Lebanon: One more assault against the mainstream

September 25th, 2009 | Posted in Beirut, Culture, Lebanon
    Daily Star by Matthew Mosley, Wednesday, September 09, 2009


    Photo: Tanya Traboulsi Antennas in the sky in Beirut, Lebanon.

BEIRUT: “We’re a growing family,” says Zeid Hamdan, describing the Lebanese underground music scene. “Audiences have been following us since the beginning and they see constant progress. They see that we’re serious about the music. Now a whole new generation of teenagers is becoming interested in what we do.”

If Hamdan gets his way, underground music will soon break into the light of mainstream media attention. One half of the defunct band Soap Kills and one third of cult rockers The New Government, Hamdan has fought to promote the alternative scene on various fronts. Now, with “The Road to Kfifane,” he is presiding over a music festival dedicated solely to Lebanese talent.

“This is very important,” he says. “The other festivals – Baalbeck, Beiteddine – only feature Lebanese acts who are very old and established, like Caracalla. It’s like watching an old film over and over again.”

“The Road to Kfifane,” rocking out at Beirut’s Sporting Club on September 19, features a modest array of fresh-faced talent. Kicking off with Katibe 5, the Palestinian hip-hop group produced by Hamdan, the evening takes in performances from Hiba and the Baalbeck Project, Hamdan’s latest Arabic-language electro outfit, and Trash Inc., the one-man electro act from Nabil Saliba, former drummer for The New Government.

Hamdan has scored something of a coup in booking Rayess Bek, the hip-hop star who hasn’t played a gig in his homeland for over two years.

“It’s very hard to develop as an alternative musician here,” says Hamdan. “So many of my collaborators have felt the need to go abroad to continue their work. Yasmine Hamdan, who I worked with in Soap Kills, has gone to Paris. Rayess Bek is there too. I keep on trying to tell him that there is work for him to do here. A real music festival will encourage all these people to return.”

The evening also boasts DJ sets from Jade, founder of The Basement Club, and The Underdolls, a female collective featuring Mayaline Hage of Lumi.

“We’re taking risks,” says Hamdan. “Unlike other festivals, there are no stars, but they’re all killer musicians. I decided not to have any act onstage for longer than 40 minutes. If they go down well, everyone will be excited to hear more, but if they’re not to the audience’s taste, it’s not such a long time period.”

This is the first edition of what is projected to be an annual event. Produced in conjunction with NGO Offre Joie, the festival was originally planned to play out on the terrace of an old monastery in Kfifane, near Batroun, now used as Offre Joie’s headquarters.

“The idea is to bring people to our center in Kfifane,” says Michel Ghanem, who works for the NGO. “It is a beautiful setting, looking out over the valley. But the logistics were impossible, so we decided to stage the first one in Beirut, where it’s easier to get attendance and sponsorship.”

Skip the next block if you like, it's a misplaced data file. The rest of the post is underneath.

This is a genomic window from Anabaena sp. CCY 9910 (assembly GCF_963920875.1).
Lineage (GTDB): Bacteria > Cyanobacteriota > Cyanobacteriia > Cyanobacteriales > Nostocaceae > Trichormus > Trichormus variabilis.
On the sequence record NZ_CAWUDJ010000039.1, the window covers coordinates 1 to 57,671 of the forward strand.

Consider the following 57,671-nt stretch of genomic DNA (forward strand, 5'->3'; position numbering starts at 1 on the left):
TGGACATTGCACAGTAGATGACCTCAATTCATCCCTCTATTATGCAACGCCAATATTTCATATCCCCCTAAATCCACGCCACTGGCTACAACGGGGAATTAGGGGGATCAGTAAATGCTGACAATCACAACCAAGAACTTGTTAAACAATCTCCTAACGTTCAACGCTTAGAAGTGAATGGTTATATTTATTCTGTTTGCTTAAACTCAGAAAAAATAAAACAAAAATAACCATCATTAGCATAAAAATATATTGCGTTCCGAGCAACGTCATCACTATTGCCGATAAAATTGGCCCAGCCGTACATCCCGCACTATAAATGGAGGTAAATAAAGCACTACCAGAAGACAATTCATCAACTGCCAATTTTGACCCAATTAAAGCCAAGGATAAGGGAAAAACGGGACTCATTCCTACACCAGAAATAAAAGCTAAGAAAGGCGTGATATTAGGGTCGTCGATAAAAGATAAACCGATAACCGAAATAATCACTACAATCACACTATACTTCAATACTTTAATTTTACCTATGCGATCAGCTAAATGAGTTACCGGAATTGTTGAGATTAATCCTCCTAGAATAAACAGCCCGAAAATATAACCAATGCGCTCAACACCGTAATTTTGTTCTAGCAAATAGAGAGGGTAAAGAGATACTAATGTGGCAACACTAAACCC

For Ghanem, the festival is a serendipitous way of boosting both the Lebanese alternative music scene and the work of Offre Joie.

“Our target audience is the same,” he says. “The idea of Offre Joie is that, instead of spending the whole summer at the beach, young people commit one week to working on social projects. The festival audience members, who care about the music rather than the social or religious affiliations of the people playing, are those we want to attract.”

Projects carried out by Offre Joie include summer camps for the children of divided villages and reconstruction work in the South, helping to maintain what Ghanem terms the “beautiful diversity” of Lebanon.

“The music scene – where all kinds of people are coming together to express something new – is similar to what we are trying to do in the social domain,” says Ghanem. “In this sense, our work is the same.”

The charitable aim of the festival doesn’t preclude “The Road to Kfifane” being a slick operation. “This is being planned like a proper commercial festival,” says Hamdan. “They’ve fixed up a very high-quality sound system. All the musicians are paid. The people from Balima [the Saifi Village café] are cooking food, there’ll be CDs on sale – it’s going to be a great festival atmosphere.”

Hamdan’s hope is that events such as these will break the strangle hold of Arabic pop over the media. “There is a lot of interest in Lebanese alternative music both locally and internationally,” he says, “but it’s very hard for these musicians to get exposure in the media, so they don’t get booked.”

“It’s very exciting,” says Ghanem. “These acts are building the musical heritage for the next 15 years. They embody our main message: That if you are united, if you really believe, you can achieve anything.”

“The Road to Kfifane” will take place at Sporting Club in Manara on September 19. Tickets are $20, available from all branches of Virgin Megastores

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